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Marco Werman: If you've been following the news in Canada recently, you've heard about the bad meat scandal up there. A beef processing plant in Alberta has been shut down and nearly 2000 beef products have been recalled. The reason? Beef from the plant was linked to consumers getting sick from E. Coli bacteria. E. Coli infection can lead to illness, permanent kidney damage, and some cases, death. Oh, and there is an American connection to some of the beef from the tainted XL Foods processing plant in Alberta was destined for export to the United States. The CBC's Erin Collins is in Brooks, Alberta and he's been following the story. Tell us what happened to this meat headed for the US from the XL plant in Alberta Erin.
Erin Collins: This story sort of got rolling early last month, and what we hear from officials up here from the Canadian Food Inspection Agency is that two simultaneous tests happened, one from the USDA, one from the CFIA and both found E. coli in meat from the XL plant. There was some subsequent positive tests. The USDA asked that no further shipments from XL meats will be allowed to cross into the United States and the plants and the CFIA complied with that.
Werman: So the beef has been recalled. We're talking 2000 beef products. What are we talking about here? I think of beef as a steak. I mean we're talking beef products. What is that?
Collins: The number keeps inching higher. I think we're closer to 3000 products right now. What you have to understand about what XL Foods does is they're not a brand name product of anything. What they are is one of the major processing plants you know, you might call it a slaughterhouse. They process about a third of the beef in Canada so meat from the XL Foods processing plant here in Brooks turns up on all sorts of shelves under all sorts of names. So that's why you see that number being so high.
Werman: Right but a third of the beef sold in Canada and nearly two weeks left on the shelves, how many people then are believed to be sick from E. Coli?
Collins: We have only and this is gonna sound like an incredibly small number, we have only four confirmed cases that were directly tied to meat from XL Foods and that all involves sort of one batch of steaks that were consumed I believe in Edmonton, Alberta. So it's not so much that the amount of sickness is huge. It's that the questions surrounding this are why did it take so long for this recall to be put into effect and why is this sort of lag time there?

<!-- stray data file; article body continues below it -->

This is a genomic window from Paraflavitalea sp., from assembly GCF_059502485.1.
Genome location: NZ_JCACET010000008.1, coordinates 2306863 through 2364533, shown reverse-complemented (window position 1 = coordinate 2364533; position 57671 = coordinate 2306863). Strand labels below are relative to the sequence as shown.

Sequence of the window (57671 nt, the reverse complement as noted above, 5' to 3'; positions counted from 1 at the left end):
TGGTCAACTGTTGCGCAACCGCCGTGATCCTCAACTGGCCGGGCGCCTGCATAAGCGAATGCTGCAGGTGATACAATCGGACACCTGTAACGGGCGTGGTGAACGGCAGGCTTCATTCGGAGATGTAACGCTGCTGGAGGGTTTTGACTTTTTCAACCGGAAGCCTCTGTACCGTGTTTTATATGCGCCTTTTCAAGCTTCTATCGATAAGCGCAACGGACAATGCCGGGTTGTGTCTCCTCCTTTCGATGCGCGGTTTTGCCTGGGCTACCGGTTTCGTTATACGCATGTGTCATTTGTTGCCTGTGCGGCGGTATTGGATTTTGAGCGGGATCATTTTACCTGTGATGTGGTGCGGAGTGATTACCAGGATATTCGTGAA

Werman: Now if a third of all the beef in Canada is coming out of this XL Plant in Alberta, how much Canadian beef overall ends up in American supermarkets, do you know?
Collins: It's hard to get exact numbers, but basically you know around 80% of Canadian beef exports head to the US. So you can extrapolate from the number if a third of Canadian beef comes from this plant, well probably a third of those exports generally go south. Now what that means to American consumers is about 3% of the beef consumed in the US comes from Canada. So about I would say about 1% of the beef consumed in the US probably comes from this plant. So if you eat a hundred hamburgers in a year, chances are one of them came from this plant.
Werman: So Erin what happens now? I mean I presume this plant is closed but for how long and are there gonna be any lawsuits against the XL company?
Collins: There is a lawsuit, a class action suit that's been launched. As far as when the actual plant is going to open, difficult to say and that's an important question for the folks here in Brooks Alberta because it is an interesting community where most of the folks that have been brought into work in this food processing plant are they're new Canadians. They're from the Sudan, they're from Somalia, they're from outside of Canada and many of them are sort of you know a little bit unclear about what their future holds, when are they gonna get back to work. It's certainly a difficult place for them to be in.
Werman: The CBC's Erin Collins in Brooks, Alberta speaking with us about the recent scandal tainted meat there. Erin thank you very much.
Collins: You bet.